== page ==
Adherence to and effectiveness of positive airway pressure therapy in children with obstructive sleep apnea

Carole L. Marcus, Gerald Rosen, Sally L. Davidson Ward, Ann C. Halbower, Laura Sterni, Janita Lutz, Pamela J. Stading, Daisy Bolduc, Nancy Gordon

Research output: Contribution to journalArticlepeer-review

271 Scopus citations


OBJECTIVES. Positive airway pressure therapy (PAP) is frequently used to treat children who have obstructive sleep apnea syndrome and do not respond to adenotonsillectomy. However, no studies have evaluated objectively adherence to PAP in children, and few studies have evaluated objectively the effectiveness of PAP. The objective of this study was to determine adherence and effectiveness of PAP (both continuous [CPAP] and bilevel [BPAP] pressure) in children with obstructive apnea. METHODS. A prospective, multicenter study was performed of children who were randomly assigned in a double-blind manner to 6 months of CPAP versus BPAP. Adherence was measured objectively using the equipment's computerized output. Effectiveness was evaluated using polysomnography. RESULTS. Twenty-nine children were studied. Approximately one third of children dropped out before 6 months. Of the 21 children for whom 6-month adherence data could be downloaded, the mean nightly use was 5.3 ± 2.5 (SD) hours. Parental assessment of PAP use considerably overestimated actual use. PAP was highly effective, with a reduction in the apnea hypopnea index from 27 ± 32 to 3 ± 5/hour, and an improvement in arterial oxygen saturation nadir from 77 ± 17% to 89 ± 6%. Results were similar for children who received CPAP versus BPAP. Children also had a subjective improvement in daytime sleepiness. CONCLUSIONS. Both CPAP and BPAP are highly efficacious in pediatric obstructive apnea. However, treatment with PAP is associated with a high dropout rate, and even in the adherent children, nightly use is suboptimal considering the long sleep hours in children.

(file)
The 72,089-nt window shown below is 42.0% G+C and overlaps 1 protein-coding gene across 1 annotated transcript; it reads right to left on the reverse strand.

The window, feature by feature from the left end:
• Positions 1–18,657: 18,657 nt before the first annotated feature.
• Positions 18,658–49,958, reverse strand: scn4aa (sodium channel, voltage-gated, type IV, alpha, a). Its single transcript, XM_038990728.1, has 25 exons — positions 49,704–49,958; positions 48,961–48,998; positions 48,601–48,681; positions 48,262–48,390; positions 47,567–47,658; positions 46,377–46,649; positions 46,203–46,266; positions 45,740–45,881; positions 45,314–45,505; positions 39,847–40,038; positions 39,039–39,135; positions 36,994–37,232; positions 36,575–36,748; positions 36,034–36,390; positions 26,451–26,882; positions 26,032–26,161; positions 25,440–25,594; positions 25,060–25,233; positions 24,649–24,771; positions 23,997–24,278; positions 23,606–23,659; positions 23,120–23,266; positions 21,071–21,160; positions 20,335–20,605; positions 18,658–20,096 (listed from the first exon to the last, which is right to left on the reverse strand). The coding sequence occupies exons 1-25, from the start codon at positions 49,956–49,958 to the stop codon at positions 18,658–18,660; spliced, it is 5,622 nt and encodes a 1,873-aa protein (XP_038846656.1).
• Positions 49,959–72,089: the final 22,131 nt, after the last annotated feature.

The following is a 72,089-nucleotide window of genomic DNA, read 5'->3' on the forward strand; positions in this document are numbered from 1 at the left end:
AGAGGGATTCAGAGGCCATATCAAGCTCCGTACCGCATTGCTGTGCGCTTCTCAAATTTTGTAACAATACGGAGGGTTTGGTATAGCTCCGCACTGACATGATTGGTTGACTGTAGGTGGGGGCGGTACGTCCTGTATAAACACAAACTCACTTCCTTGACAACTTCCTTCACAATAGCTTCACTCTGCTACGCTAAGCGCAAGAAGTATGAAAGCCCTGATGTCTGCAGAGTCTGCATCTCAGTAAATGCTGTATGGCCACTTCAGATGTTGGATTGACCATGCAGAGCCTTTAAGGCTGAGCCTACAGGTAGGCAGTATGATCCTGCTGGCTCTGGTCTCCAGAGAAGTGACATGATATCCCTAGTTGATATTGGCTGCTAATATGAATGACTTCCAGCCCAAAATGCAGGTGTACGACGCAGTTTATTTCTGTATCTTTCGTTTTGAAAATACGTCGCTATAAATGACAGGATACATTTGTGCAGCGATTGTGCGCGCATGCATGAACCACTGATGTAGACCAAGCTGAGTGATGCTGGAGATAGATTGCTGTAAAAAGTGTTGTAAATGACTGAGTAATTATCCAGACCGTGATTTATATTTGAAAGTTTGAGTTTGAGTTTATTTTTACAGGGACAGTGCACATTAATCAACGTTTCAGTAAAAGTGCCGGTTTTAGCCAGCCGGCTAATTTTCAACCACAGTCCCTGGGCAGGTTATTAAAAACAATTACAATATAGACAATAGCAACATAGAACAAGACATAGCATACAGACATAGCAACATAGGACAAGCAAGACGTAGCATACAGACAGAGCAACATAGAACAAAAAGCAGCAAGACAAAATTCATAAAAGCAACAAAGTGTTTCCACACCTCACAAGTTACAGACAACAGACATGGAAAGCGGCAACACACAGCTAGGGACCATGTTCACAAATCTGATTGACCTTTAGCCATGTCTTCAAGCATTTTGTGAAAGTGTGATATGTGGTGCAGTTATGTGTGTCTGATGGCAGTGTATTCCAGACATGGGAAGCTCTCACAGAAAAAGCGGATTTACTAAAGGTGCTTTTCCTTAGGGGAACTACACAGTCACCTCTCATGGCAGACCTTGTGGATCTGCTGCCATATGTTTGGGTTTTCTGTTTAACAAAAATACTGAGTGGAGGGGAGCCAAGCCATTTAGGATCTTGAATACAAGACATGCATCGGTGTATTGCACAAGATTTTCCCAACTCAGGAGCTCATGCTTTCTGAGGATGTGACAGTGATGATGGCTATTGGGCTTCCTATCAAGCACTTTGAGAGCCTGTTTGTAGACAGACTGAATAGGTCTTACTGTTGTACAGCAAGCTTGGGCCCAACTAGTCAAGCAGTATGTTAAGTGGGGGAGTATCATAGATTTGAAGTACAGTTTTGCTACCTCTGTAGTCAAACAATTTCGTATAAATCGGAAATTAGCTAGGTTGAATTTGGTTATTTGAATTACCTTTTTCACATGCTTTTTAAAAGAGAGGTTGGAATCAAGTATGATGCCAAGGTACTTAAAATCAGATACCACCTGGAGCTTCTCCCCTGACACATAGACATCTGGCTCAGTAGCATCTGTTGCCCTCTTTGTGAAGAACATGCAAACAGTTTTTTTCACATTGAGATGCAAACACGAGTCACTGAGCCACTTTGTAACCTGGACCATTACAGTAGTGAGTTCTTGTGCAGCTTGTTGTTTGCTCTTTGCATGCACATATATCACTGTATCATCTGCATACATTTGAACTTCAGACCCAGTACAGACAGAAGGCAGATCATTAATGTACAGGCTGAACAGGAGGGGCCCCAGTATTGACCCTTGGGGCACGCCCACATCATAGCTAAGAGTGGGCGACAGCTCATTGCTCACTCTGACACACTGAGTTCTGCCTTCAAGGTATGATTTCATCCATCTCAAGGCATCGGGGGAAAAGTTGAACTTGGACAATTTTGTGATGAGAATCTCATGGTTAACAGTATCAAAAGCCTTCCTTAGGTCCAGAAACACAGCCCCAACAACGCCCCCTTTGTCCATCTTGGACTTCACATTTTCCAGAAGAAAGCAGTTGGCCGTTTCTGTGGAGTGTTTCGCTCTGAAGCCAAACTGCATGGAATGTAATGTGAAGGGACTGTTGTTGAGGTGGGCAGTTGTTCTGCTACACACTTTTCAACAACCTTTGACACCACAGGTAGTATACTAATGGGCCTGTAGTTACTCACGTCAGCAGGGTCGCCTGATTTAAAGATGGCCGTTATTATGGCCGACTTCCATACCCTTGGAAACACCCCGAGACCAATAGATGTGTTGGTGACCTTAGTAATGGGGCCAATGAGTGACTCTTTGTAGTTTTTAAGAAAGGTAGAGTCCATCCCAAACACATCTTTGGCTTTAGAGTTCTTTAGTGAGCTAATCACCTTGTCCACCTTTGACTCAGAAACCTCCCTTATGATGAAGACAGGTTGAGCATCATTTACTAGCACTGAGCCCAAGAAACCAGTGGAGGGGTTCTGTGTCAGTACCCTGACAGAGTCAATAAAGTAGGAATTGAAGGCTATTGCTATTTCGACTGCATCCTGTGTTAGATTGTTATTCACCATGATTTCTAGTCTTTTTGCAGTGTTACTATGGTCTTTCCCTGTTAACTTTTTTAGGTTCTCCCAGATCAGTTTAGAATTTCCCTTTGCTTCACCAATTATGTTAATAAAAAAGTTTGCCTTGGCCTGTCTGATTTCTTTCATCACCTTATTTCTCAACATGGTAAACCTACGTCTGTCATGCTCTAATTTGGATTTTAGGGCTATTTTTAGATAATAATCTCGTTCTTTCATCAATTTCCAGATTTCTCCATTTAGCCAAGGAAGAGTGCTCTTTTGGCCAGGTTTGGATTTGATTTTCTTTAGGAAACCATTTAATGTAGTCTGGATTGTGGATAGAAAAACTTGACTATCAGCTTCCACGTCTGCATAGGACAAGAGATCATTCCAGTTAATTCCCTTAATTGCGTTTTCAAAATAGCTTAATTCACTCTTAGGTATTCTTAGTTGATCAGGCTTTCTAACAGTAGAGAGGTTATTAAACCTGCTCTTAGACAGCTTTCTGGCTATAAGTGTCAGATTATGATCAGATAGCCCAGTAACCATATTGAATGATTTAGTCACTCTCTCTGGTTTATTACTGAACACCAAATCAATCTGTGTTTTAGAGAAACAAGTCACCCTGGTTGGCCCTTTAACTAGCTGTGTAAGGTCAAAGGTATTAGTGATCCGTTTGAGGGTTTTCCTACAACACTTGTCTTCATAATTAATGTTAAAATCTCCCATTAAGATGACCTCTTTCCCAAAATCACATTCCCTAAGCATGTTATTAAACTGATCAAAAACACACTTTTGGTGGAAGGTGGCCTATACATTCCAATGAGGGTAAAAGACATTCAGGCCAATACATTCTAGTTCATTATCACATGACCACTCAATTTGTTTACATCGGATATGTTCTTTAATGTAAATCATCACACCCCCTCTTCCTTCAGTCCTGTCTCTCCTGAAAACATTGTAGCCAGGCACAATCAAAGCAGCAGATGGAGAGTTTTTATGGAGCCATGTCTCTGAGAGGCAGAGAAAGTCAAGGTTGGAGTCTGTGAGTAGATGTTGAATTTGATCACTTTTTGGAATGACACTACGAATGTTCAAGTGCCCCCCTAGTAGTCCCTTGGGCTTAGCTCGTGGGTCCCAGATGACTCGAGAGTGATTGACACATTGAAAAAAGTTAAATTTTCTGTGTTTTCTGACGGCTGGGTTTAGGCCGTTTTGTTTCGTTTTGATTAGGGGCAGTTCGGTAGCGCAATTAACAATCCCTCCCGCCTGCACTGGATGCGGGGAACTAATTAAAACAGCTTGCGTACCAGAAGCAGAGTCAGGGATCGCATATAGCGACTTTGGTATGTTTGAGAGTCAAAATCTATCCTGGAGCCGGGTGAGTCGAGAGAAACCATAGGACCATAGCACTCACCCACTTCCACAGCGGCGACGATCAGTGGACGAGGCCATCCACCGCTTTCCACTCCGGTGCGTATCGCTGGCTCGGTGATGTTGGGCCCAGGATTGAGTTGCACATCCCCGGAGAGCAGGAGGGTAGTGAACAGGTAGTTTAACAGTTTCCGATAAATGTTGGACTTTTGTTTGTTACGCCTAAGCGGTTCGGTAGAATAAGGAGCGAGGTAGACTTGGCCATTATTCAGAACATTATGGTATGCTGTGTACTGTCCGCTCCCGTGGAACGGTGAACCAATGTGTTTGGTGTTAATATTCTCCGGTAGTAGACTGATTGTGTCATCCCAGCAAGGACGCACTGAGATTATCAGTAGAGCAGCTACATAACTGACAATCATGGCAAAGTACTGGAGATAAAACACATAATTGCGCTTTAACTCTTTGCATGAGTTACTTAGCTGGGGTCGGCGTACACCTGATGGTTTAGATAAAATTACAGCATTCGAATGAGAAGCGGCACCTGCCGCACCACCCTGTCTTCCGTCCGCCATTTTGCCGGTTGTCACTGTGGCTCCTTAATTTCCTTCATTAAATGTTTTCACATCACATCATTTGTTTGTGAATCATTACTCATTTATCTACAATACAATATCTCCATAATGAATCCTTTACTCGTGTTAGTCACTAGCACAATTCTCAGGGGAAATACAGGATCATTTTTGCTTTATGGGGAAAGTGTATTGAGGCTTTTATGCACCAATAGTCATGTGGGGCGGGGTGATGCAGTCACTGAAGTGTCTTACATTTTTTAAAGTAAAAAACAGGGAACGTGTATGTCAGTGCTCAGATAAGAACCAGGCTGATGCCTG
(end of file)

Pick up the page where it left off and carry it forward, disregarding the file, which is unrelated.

Original languageEnglish (US)
Pages (from-to)e442-e451
Issue number3
StatePublished - Mar 2006


  • BPAP
  • CPAP
  • Noninvasive ventilation
  • Pediatrics
  • Sleep-disordered breathing

ASJC Scopus subject areas

  • Pediatrics, Perinatology, and Child Health


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